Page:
After decades of dreaming about Physty and that quick glimpse in the frigid waters of the Arctic, this was my moment to reconnect with these incredible animals. However this interaction would be only two minutes, and while brief, only sparked my desire to spend more time in the water and learn more about these incredible animals. I had seen whales around the world, and had spent time in the water with orcas and dolphins, but this fleeting moment solidified that sperm whales had captured my heart.
Fortunately, luck was on our side in 2019 as I moved forward with my project to tell the story of Physty and the incredible family dynamics and communities of sperm whales, and I found myself and my team back in the deep blue waters of Dominica under my second permit from the government to study and understand these incredible animals. On the very first day in the water, I found myself locked in a gaze with a pregnant female for over 25 minutes. She seemed to welcome me into her world, clicking on me, sizing me up and never letting me out of her sight. I had connected with Physty when I was a toddler, and now I found myself in a dance underwater with this female whale. Time seemed to stand still as she swam slowly next to me trying to get closer and closer.
At one point I was swimming backwards so as not to touch her; I don’t condone touching wildlife. As I tried to get out of her way to make sure she wanted me there, she would only get closer. At one point, she went entirely vertical, closed her eyes and took a nap right next to me. She then opened her eyes, did a gentle twirl and began swimming slowly again. Finally, it was time for her to feed again, and with a gentle flick of her tail disappeared into the depths. We would see this whale over the course of our ten days in the water. With one glance into her eye, I knew it was her; she was unmistakable.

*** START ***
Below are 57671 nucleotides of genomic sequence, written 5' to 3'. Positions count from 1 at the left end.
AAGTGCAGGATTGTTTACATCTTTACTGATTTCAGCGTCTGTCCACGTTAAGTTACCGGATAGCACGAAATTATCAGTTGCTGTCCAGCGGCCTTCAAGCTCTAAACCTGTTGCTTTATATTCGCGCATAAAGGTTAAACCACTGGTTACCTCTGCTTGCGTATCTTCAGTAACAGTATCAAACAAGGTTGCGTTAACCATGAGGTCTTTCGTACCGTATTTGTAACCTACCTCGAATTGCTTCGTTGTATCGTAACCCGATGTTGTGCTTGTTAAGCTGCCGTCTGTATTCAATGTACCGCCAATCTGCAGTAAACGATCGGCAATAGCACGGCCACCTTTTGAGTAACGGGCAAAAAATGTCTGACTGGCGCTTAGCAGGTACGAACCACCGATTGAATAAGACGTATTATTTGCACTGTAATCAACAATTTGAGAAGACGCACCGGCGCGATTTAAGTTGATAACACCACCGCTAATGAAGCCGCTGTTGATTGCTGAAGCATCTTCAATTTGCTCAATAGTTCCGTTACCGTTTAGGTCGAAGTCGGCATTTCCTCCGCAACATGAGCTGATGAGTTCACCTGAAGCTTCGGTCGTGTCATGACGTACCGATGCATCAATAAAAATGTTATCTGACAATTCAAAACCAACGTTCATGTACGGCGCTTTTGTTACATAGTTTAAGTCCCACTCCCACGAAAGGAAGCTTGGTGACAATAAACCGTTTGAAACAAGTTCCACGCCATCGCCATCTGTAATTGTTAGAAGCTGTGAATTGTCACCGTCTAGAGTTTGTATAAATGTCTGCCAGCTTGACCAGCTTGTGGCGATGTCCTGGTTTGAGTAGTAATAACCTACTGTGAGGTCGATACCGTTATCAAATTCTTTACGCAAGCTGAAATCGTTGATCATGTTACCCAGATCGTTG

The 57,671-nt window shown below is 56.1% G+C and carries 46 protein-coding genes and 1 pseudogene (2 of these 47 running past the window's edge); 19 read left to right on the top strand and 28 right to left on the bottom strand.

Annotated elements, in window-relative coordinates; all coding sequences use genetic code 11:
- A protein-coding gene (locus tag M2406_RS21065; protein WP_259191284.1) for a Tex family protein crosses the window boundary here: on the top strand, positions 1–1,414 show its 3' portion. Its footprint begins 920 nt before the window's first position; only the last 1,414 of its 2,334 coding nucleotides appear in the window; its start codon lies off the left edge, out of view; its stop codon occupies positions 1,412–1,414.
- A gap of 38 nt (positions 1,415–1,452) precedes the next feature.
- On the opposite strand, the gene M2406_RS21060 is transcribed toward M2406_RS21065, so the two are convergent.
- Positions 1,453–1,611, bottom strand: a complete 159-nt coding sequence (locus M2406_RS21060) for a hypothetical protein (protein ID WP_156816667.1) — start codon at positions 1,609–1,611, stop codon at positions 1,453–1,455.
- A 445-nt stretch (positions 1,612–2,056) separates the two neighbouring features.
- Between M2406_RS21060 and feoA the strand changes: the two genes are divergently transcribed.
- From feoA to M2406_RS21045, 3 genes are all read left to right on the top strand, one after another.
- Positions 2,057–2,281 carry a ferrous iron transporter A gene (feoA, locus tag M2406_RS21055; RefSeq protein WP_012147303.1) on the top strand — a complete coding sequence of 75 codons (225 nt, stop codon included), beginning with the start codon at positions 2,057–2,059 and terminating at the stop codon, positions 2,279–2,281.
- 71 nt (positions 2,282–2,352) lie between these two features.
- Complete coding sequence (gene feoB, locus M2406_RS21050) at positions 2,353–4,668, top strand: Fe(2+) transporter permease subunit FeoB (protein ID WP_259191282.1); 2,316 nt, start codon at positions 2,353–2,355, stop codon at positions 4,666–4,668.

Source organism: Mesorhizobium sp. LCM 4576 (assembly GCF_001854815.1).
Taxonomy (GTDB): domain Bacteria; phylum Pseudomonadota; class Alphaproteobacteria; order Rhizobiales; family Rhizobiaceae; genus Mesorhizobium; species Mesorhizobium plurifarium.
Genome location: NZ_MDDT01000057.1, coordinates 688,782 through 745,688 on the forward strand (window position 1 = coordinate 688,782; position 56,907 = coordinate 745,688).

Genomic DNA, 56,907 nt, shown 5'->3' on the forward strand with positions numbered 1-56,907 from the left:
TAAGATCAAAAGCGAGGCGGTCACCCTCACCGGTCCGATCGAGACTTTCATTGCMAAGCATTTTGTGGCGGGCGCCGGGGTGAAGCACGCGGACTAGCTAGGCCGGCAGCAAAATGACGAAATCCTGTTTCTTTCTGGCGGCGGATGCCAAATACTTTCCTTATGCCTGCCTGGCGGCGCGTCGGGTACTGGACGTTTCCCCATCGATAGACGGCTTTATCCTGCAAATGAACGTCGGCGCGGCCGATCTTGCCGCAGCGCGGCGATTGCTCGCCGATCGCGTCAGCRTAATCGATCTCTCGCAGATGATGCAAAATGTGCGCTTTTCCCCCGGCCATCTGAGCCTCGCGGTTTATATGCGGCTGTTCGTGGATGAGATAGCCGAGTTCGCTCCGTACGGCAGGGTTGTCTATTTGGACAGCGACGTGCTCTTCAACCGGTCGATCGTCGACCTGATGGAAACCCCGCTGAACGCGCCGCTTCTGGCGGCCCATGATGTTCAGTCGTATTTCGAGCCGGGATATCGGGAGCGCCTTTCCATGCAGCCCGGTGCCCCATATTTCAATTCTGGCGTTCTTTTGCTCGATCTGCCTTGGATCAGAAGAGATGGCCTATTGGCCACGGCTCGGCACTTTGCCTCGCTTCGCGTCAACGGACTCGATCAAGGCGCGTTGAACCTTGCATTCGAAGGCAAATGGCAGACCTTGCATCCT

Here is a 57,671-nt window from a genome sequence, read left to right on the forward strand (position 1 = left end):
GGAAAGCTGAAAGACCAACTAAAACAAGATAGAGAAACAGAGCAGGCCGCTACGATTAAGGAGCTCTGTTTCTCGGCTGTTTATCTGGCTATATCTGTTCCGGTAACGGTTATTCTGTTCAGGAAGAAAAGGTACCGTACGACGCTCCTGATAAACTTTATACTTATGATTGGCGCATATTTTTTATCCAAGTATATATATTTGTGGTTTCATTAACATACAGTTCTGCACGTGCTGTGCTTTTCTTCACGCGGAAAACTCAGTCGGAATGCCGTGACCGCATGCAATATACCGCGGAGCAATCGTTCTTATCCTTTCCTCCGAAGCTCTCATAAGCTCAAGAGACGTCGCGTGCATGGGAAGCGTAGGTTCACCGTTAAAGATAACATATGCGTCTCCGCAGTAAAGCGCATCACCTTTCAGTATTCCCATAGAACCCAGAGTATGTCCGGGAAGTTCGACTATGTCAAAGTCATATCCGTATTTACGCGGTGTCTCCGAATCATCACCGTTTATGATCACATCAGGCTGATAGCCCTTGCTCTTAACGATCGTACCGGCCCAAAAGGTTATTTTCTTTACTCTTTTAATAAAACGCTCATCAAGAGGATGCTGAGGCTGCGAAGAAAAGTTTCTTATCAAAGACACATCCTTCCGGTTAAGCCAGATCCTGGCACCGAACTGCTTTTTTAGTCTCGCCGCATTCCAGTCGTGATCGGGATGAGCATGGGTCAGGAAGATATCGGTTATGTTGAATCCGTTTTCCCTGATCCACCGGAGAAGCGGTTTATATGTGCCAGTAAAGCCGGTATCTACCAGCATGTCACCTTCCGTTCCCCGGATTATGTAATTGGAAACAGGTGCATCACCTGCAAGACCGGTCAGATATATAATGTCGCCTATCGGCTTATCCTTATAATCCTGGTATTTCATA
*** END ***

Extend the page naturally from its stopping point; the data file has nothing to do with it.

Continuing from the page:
The whales of Dominica are predominantly females, young and old. Like many whales, sperm whales are matriarchal with the females staying in their family units their entire lives. At one point, we were in the water with three generations of whales! It was beyond incredible to witness how these animals interacted with one another and to witness the female baby, whom I was lucky enough to name Ariel, copying the behaviours of her mother and grandmother was mind-blowing.
Like us, the whales learn from and rely on their mothers. While we saw mostly female whales, young male whales will stay with their family unit for many years before venturing off into the ocean on their own. The more I learn about sperm whales, the more I realise how incredible it is that the rescue team was able to rehabilitate Physty who being around 5 years old, should have still been with his mother and family unit. As I spent time in the water with the whales of Dominica, I couldn’t help wondering if Physty was born in these warm crystal clear blue waters and perhaps more importantly, where he could be now.
I have been lucky enough to return to Dominica many times now and every expedition yields new insights into the behaviours and family dynamics of sperm whales. I have had the privilege of babysitting a baby whale while its mother hunted, witnessed babies nursing and many other tender moments between the whales. Many of these interactions and incredible moments have been captured in my new book, Sperm Whales: The Gentle Goliaths of the Oceans, (Rizzoli, 2022) in which I share a more detailed look into my life changing experiences with sperm whales.
Find out more about Gaelin’s latest book here.
Issue 29 Moving sand
Issue 28 Sea forests
Issue 27 Mission Deep
Issue 26 Zamie